I appreciate that this may be a little too late in your case but for the sake of future readers:


The course nature of these causes lots of fine scratches in the clear coat. Here's what one of my cars looked like after a previous owner had done just that:

Poor Subaru

You see the little circular scratch marks? Yep, done with a scotchbrite-esque scouring pad. And that picture was taken after the car was cleaned, it had been throughly washed and clayed at point - that's the bare clearcoat you're seeing.

All the fine scratches the scourer makes light hitting the clear coat refract at lots of different angles giving a unpleasant cloudy effect to the affected section of paint.

That little disaster took ~2.5hours of grafting with a machine polisher to rescue.

I don't know whether it's going to be that bad in your case - I'd need to see some decent close-ups to know how bad it is. The layer of whatever-it-was may have helped protect the paint, or perhaps the lino cleaner offered some lubrication protection of it's own. Or perhaps it's f##ked.

If you've got a decent bright LED or fluorescent work light wait for it to get dark and hold the light above the panel and take a close up photo at an angle to the surface of the fairing - that should give an idea of what state the panel is in.

  • I've previously had excellent success using T-Cut. Commented Jun 25, 2019 at 13:10
  • @SteveMatthews T-Cut would probably work as well - it's a little on the harsh side though so I'd be a little concerned about potential affects on the paintwork. The paint/lacquer on a thin plastic fairing like that could be on the thin side. It's possible it might even be single-stage paintwork. Definitely worth considering though! Commented Jun 25, 2019 at 13:16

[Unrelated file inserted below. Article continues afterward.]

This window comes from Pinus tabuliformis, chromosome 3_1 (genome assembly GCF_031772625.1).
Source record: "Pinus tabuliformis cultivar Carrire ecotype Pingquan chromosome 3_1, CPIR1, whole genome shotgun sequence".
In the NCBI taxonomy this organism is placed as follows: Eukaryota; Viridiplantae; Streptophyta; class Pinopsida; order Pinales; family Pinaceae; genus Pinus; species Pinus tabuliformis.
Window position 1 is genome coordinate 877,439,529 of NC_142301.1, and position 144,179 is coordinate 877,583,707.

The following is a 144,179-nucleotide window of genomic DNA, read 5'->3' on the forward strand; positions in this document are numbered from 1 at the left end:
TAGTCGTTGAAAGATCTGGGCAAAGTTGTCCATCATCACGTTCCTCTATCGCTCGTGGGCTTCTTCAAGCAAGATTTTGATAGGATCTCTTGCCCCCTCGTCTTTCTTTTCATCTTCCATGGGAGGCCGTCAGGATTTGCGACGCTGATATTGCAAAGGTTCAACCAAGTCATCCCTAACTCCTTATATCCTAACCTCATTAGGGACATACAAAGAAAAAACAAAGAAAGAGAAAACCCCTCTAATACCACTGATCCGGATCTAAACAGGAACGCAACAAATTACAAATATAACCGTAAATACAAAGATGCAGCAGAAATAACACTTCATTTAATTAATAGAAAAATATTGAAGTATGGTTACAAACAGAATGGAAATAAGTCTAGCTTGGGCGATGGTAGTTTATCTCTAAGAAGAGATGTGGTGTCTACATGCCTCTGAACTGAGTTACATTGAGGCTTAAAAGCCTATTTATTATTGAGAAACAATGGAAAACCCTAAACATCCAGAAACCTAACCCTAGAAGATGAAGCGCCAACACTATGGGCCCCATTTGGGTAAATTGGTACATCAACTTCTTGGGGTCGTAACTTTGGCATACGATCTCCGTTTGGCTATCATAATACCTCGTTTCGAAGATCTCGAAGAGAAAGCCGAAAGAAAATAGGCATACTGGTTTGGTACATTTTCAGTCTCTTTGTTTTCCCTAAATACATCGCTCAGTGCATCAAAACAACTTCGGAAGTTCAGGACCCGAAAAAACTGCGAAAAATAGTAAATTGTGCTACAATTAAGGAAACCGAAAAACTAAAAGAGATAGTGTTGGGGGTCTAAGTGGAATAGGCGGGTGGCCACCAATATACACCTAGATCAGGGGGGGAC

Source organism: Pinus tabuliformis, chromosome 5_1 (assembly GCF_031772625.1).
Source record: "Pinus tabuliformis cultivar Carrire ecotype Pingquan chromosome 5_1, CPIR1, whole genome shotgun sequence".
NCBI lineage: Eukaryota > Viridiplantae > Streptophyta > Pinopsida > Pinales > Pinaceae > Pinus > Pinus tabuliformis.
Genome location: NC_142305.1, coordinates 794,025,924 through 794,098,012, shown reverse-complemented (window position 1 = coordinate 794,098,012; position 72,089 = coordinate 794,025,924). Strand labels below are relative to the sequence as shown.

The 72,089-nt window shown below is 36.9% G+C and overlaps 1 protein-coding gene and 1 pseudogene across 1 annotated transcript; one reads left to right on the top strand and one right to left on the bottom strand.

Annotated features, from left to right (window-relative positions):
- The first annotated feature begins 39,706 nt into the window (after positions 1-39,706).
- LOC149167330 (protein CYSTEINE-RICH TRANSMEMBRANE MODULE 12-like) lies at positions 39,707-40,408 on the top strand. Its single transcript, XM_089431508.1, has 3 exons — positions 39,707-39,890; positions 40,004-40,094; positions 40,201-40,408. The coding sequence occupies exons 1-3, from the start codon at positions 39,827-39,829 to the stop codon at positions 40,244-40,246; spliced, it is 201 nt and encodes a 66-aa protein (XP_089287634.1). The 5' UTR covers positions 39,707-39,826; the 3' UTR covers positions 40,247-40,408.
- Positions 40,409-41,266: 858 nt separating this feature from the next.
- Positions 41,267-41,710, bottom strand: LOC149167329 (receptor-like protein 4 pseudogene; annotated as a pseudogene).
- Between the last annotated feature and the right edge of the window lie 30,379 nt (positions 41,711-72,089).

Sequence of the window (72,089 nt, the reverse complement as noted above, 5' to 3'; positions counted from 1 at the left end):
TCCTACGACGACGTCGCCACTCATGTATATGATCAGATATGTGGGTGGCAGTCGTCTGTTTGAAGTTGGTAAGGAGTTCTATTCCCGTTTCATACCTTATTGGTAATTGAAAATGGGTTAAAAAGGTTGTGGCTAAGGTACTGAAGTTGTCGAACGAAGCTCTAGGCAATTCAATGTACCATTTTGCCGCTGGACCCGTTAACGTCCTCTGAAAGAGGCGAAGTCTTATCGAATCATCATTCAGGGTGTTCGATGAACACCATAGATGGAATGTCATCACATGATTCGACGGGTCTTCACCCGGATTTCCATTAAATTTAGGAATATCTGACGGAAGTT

• added photo of the actual cleaning product. fairly certain it's carnauba wax. Commented Jun 25, 2019 at 22:38
  • yikes. i don’t think i damaged it, wasn’t a green scotchbrite on this occasion, just the blue sponge version with the non-abrasive beads. but really good to know! Commented Jun 28, 2019 at 19:15

At the risk of sounding like a prank, I'm going to suggest something I've used many times to remove wax that was unintentionally applied to cast plastic parts on cars, which can suffer from similar staining from typical car wax (i.e. bumpers, door molding, plastic mirror trim, etc). I learned this from a pro detailer many years ago.

Try a dab of peanut butter on a clean cloth. Rub gently into the plastic then wash and rinse with a typical car wash soap to remove the peanut butter residue.

The oils in the peanut butter will dissolve the wax contamination and lift it out of the plastic, and the peanut butter is "soft" enough to not scratch or mar the plastic.

  • 1
    This actually works! It can be very effective on unsealed/unpainted plastics in particular Commented Jun 27, 2019 at 8:45
  • I've been doing it for 20+ years. In fact, I was doing this on my own bike last weekend. It's more effective than any cleaning product I've tried, to get unwanted wax stains off plastic. I'm known to be a bit of a joker in real life, so it's sometimes hard to convince people that I'm being serious when I tell them to rub peanut butter on their car...
    – dwizum
    Commented Jun 27, 2019 at 12:40
  • nuts! I've heard of a similar restoration procedure, with wd-40 wrapped in cling wrap around the fairing. Anything special about peanut oil in particular? I'm reminded of the team responsible of painting railings of the sydney opera house with olive oil (link) Commented Jun 27, 2019 at 18:47
  • @mvm_init_js The Sydney Opera House article is no longer working at that URL, but interested readers can view it on the Wayback Machine at web.archive.org/web/20201025015140/https://aooa.com.au/news/olive-oil-protects-the-sydney-opera-house/. Commented Apr 27, 2021 at 16:46